Sounds just like my sons.

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Fri, May 28, 2010
from Fort Worth Star-Telegram:
Texas agency gave inaccurate air pollution test results to Fort Worth
The state agency in charge of testing for air pollution gave inaccurate test results to the city of Fort Worth about toxic emissions from gas wells in January, and when it realized what it had done, it failed to notify the city or the public for weeks, according to an audit made public this week....At issue is a series of tests that the agency conducted in December in Fort Worth after activists raised questions about the amounts of benzene and other toxic compounds released from natural gas wells. Sadlier presented the results to the Fort Worth City Council on Jan. 12, saying, "Based on this study, the air is safe." Sadlier said the samples showed that none of the sites exceeded either the long-term or short-term screening levels for 22 airborne toxic compounds. However, state officials later discovered that the tests had been done with equipment that wasn't sensitive enough to measure some of the compounds at the long-term levels. ...


We are s'oh! sorry we bullshitted you!

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Fri, May 28, 2010
from Science (AAAS):
Extensive Methane Venting to the Atmosphere from Sediments of the East Siberian Arctic Shelf
Remobilization to the atmosphere of only a small fraction of the methane held in East Siberian Arctic Shelf (ESAS) sediments could trigger abrupt climate warming, yet it is believed that sub-sea permafrost acts as a lid to keep this shallow methane reservoir in place. Here, we show that more than 5000 at-sea observations of dissolved methane demonstrates that greater than 80 percent of ESAS bottom waters and greater than 50 percent of surface waters are supersaturated with methane regarding to the atmosphere. The current atmospheric venting flux, which is composed of a diffusive component and a gradual ebullition component, is on par with previous estimates of methane venting from the entire World Ocean. Leakage of methane through shallow ESAS waters needs to be considered in interactions between the biogeosphere and a warming Arctic climate. ...


I hear Lindsay Lohan has a new gal-pal.

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Want more context?
Try reading our book FREE online:
Humoring the Horror of the Converging Emergencies!
More fun than a barrel of jellyfish!
Fri, May 28, 2010
from NOAA:
April 2010 warmest ever
April 2010 was characterized by very warm conditions across much of the world. Warmer-than-average conditions during April 2010 were present across much of the world's land areas. The warmest anomalies occurred in southern Asia, northern Africa, the north central and northeastern U.S., Canada, Europe, and parts of northern Russia. Although much of the world's land area was engulfed by warmer-than-average temperatures, cooler-than-average conditions prevailed across Argentina, Mongolia, eastern and southern Russia, and most of China.... Sea surface temperatures (SST) during April 2010 were the warmest on record, with an anomaly of 0.57°C (1.03°F) above the 20th century average. ... Overall, the combined global land and ocean surface temperature anomaly for April 2010 was the warmest April on record since records began in 1880. The previous record was set in 1998. The combined global land and ocean temperature anomaly was 0.76°C (1.37°F) above the 20th century average. ...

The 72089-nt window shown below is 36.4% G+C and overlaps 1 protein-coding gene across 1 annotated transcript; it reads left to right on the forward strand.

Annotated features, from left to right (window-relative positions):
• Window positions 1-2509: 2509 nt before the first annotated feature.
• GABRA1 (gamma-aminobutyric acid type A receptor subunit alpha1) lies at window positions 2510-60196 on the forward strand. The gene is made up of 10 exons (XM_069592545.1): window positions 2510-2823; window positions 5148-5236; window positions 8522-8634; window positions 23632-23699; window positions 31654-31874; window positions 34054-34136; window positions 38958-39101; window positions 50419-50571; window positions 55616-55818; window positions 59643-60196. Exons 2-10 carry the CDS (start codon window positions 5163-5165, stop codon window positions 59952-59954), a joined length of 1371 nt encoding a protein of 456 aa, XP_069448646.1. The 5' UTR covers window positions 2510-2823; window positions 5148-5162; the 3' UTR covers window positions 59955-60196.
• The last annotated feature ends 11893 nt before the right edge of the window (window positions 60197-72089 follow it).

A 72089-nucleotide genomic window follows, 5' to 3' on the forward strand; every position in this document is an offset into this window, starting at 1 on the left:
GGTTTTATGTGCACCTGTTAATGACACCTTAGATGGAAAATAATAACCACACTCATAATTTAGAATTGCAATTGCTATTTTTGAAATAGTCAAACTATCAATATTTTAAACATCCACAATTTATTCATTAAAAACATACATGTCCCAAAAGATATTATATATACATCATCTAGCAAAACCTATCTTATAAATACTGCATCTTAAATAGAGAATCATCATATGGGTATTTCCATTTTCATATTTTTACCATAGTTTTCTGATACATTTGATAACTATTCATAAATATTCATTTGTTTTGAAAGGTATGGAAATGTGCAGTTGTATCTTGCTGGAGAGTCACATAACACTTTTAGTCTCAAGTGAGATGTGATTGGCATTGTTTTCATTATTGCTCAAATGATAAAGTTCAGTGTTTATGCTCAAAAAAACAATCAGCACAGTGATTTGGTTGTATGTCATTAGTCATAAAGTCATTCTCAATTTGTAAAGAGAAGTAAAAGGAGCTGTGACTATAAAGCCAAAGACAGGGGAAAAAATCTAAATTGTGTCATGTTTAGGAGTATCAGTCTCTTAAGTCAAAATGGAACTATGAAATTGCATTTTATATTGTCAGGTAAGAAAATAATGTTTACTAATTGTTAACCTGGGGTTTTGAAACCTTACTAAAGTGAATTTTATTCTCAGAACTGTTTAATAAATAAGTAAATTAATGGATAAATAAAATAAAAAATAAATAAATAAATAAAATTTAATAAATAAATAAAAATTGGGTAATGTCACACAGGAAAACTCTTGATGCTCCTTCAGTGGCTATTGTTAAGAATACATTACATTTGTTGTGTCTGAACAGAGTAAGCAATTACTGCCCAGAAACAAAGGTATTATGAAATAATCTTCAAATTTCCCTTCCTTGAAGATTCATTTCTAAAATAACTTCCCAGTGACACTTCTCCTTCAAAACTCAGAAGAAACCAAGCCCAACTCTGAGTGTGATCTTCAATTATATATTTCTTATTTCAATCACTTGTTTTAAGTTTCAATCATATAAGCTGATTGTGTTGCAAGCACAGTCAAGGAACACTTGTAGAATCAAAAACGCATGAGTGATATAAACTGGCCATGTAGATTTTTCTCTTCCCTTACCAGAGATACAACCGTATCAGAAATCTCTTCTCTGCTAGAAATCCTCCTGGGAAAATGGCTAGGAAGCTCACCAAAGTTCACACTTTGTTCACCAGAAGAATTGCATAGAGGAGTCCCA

April is the cruelest month.

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Thu, May 27, 2010
from Adirondack Daily Enterprise:
Scientists believe a European fungus is killing bats
The fungus can be found on the bat's nose, ears and wings. Hicks said one of the major problems it causes is that it eats away at the tissue in the bat's wings. Attempts to help the bats with anti-fungal agents have so far been unsuccessful, Hicks said.... Over the past few winters, some Adirondack bat caves and mines that have been affected include those near Lyon Mountain, Chapel Pond near Keene Valley and the Graphite Mine in Hague. The Graphite Mine was especially hard hit. This mine was the site of the largest-ever bat count in the Northeast in March 2000, when 185,019 bats were found there. However, this February, a survey found only 2,545 bats in the mine. That means the populations declined by 99 percent. Scientists believe the fungus geomyces destructans, which has existed in Europe since at last 1980, is what's killing the bats.... [T]his almost is certainly (the case of another) invasive exotic species.... "It spread as far this winter as it spread in the previous four years combined," Hicks said. "So it's not looking good." ...


Chiroptera unite! Geomyces destructans must go!

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Thu, May 27, 2010
from NOAA, via Reuters:
US govt warns of worst hurricane season since 2005
The Atlantic storm season may be the most intense since 2005 when Hurricane Katrina killed over a thousand and disrupted oil production by crashing through Gulf of Mexico energy facilities, the U.S. government's top weather agency predicted on Thursday. In its first forecast for the storm season that begins next Tuesday, the National Oceanic and Atmospheric Administration forecast 14 to 23 named storms, with 8 to 14 developing into hurricanes, nearly matching 2005's record of 15. Three to seven of those could be major Category 3 or above hurricanes, with winds of more than 110 miles per hour (177 km per hour), the agency said, echoing earlier predictions from meteorologists for a particularly severe season that could disrupt U.S. oil, gas and refinery operations. ...